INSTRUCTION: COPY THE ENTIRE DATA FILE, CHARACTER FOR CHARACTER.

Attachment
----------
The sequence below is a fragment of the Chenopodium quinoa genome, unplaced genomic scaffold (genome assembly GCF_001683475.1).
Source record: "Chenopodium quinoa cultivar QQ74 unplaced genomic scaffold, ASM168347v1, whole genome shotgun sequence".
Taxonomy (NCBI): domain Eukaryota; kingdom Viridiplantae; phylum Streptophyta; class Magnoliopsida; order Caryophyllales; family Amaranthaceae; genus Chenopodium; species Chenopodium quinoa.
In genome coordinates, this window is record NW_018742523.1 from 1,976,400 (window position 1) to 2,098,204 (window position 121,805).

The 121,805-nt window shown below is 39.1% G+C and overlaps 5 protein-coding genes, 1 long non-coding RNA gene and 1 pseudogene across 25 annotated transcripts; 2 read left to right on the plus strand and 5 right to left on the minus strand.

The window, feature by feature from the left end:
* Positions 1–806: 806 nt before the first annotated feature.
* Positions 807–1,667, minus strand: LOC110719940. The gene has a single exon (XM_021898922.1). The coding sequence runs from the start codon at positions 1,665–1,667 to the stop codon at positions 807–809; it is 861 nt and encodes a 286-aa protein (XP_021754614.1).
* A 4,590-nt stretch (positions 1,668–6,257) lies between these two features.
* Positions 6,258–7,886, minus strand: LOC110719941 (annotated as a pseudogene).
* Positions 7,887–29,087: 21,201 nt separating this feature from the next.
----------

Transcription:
The sequence below is a fragment of the Chenopodium quinoa genome, unplaced genomic scaffold (genome assembly GCF_001683475.1).
Source record: "Chenopodium quinoa cultivar QQ74 unplaced genomic scaffold, ASM168347v1, whole genome shotgun sequence".
Taxonomy (NCBI): domain Eukaryota; kingdom Viridiplantae; phylum Streptophyta; class Magnoliopsida; order Caryophyllales; family Amaranthaceae; genus Chenopodium; species Chenopodium quinoa.
In genome coordinates, this window is record NW_018742523.1 from 1,976,400 (window position 1) to 2,098,204 (window position 121,805).

The 121,805-nt window shown below is 39.1% G+C and overlaps 5 protein-coding genes, 1 long non-coding RNA gene and 1 pseudogene across 25 annotated transcripts; 2 read left to right on the plus strand and 5 right to left on the minus strand.

The window, feature by feature from the left end:
* Positions 1–806: 806 nt before the first annotated feature.
* Positions 807–1,667, minus strand: LOC110719940. The gene has a single exon (XM_021898922.1). The coding sequence runs from the start codon at positions 1,665–1,667 to the stop codon at positions 807–809; it is 861 nt and encodes a 286-aa protein (XP_021754614.1).
* A 4,590-nt stretch (positions 1,668–6,257) lies between these two features.
* Positions 6,258–7,886, minus strand: LOC110719941 (annotated as a pseudogene).
* Positions 7,887–29,087: 21,201 nt separating this feature from the next.